Building His Own Path
Sometimes the best classroom is not a classroom. For Jay Drake, one of his favorite classes takes place in the seat of a Bobcat excavator deep in the woods of MSA’s 1,600-acre campus. He is currently completing a Land Management independent study, in which he is designing and building a 1.5 mile multipurpose trail from central campus to the school’s 12-acre lake. Operating an excavator, he works daily to sculpt a steep slope into a gently rolling trail. In the total absence of white boards, desks, books, and other items typically associated with schools, Jay has found a learning environment in which his next lesson is always just around the bend.
Jay’s love of big machines goes all the way back to his childhood.
“Ever since I can remember,” Jay comments, “I have always loved heavy equipment—from dump trucks to excavators to bulldozers. I love them all. When I was growing up, my dad owned a flooring company, and he had a couple of large forklifts, which I loved to drive around with the operators. There are countless pictures of me as a little kid sitting in the operator’s lap with a smile as big as my face. Since then, not much has changed—I still love heavy equipment.”
Since its founding in 1878, MSA’s teachers have bridged academic understanding with practical hands-on experience so that students gain know-how as well as knowledge. Jay’s mentor and teacher, Andy Guptill, recognized an opportunity to support both Jay’s passion and promote MSA’s educational mission.
Guptill observes, “Jay is a remarkable young man, who has talent for both trail design and heavy machine operation. He has the vision to design and the skills to build world-class trails. This independent study provides him with an opportunity to engage both his mind and his hands in a project that will serve the school for decades to come.”
The trail that Jay is building will allow students and faculty to gain access to the lake more easily. In addition, the gentle slope and width of the trail will make it accessible to less-experienced hikers and even babies in strollers.
While Jay has developed many of his skills in building trails in MSA’s Land Management course, he has also benefited from his summer work with the esteemed local excavating company, Contour Construction.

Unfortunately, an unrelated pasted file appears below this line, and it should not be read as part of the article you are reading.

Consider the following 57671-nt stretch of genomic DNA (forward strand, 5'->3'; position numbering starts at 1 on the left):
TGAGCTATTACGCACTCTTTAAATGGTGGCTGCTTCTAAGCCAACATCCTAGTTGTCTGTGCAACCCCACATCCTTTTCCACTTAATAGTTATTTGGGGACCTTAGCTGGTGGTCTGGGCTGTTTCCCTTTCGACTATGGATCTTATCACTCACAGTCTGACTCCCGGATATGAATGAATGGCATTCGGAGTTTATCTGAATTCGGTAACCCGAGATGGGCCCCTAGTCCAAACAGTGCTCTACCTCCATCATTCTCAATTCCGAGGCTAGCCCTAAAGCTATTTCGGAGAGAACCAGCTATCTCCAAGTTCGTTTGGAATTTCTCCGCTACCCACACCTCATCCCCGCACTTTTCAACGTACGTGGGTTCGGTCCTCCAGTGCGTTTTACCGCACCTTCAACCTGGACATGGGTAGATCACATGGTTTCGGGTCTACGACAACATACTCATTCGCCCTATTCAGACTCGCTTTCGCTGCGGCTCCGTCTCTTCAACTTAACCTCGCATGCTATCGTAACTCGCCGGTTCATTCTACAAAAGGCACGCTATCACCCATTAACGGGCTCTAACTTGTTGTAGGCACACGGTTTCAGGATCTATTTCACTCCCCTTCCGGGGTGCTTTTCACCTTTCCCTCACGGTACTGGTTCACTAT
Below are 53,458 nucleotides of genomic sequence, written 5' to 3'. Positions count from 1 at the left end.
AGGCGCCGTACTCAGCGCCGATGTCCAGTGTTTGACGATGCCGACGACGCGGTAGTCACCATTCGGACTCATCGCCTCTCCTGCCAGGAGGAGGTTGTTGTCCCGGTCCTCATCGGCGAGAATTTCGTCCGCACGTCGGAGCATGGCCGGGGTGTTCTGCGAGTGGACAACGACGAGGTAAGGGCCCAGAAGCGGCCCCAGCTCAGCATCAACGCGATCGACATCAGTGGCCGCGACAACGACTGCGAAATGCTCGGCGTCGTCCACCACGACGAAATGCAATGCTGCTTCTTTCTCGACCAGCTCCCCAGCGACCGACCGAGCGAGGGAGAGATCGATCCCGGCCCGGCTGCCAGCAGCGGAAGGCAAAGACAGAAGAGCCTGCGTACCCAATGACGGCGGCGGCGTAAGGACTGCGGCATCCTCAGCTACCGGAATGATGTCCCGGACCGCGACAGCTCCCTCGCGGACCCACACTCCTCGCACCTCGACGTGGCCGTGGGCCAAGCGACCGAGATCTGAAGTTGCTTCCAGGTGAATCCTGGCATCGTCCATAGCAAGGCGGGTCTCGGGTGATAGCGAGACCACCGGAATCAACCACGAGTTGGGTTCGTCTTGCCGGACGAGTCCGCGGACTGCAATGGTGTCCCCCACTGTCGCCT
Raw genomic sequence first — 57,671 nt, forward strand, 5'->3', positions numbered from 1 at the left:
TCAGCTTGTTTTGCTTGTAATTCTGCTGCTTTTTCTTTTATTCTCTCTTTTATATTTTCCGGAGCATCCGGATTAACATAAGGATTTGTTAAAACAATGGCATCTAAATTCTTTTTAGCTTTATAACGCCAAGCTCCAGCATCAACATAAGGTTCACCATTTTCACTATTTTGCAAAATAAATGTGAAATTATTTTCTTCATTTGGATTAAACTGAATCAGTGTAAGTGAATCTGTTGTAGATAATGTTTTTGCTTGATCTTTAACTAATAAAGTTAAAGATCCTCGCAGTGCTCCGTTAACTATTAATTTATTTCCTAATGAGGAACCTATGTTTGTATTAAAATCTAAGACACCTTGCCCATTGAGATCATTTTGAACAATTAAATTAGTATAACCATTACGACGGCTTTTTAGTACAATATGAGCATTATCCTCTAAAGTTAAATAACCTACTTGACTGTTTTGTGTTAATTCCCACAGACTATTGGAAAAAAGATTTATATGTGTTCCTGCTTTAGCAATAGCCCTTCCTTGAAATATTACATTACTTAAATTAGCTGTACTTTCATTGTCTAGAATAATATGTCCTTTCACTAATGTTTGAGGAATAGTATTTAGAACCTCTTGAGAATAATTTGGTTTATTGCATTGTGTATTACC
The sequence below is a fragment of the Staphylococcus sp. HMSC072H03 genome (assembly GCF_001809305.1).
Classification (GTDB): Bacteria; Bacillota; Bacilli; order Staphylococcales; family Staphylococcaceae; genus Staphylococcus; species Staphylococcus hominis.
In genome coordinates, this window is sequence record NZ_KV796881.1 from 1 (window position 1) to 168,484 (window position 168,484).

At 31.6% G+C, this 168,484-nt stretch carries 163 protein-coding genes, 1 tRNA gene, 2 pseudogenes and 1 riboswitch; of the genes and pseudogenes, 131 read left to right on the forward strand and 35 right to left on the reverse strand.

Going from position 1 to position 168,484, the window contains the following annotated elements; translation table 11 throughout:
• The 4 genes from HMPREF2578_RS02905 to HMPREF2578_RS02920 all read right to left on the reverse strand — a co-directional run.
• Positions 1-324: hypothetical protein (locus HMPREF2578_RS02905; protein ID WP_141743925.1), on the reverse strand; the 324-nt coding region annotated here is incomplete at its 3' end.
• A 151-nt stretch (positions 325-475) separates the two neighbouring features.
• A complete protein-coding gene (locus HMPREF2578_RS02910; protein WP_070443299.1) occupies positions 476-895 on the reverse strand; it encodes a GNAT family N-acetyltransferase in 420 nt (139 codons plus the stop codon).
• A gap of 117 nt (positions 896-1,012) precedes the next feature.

“Last summer I worked for Contour Construction,” Jay points out. “I got to spend the summer around the machines that I love, which opened my eyes to the world of heavy equipment. I learned so much about what it is like to work around and in them. I finished up the summer with more knowledge about heavy construction equipment, which will help me down the road if I continue into a career in this industry, as well as in my everyday life.”
The lessons that Jay learned extend far beyond the mechanics of machine operation. One day, while driving a $400,000 hauling truck, Jay inadvertently ran over large metal survey stakes that showed exactly the height to which the dirt needed to reach (known as the final grade). His boss was infuriated because Jay’s mistake meant that the area would need to be surveyed again.
“I learned that in any line of work you have to pay very close attention to the details, and listen carefully to those who know more than you. This is the kind of lesson you can only learn on the job. And, since then, I’ve applied this lesson to other aspects of my life. Whether in the classroom or when riding my bike, I’ve learned to pay special attention to the instructions of those who know more than I do.”
Between his summer job and his independent study, Jay has built his own educational path—one that puts him on the perfect grade to achieve his goals in life.
Leaning up against his excavator in the upper meadow, Jay meditated on what he has learned from his experiences: “I’ve gained a sense of confidence and responsibility and an appreciation for a hard day’s work. As I go forward, I know now that I am able to meet almost any challenge, as long as I listen, pay attention, and apply for my full effort.” Who said that a Bobcat excavator can’t become a classroom?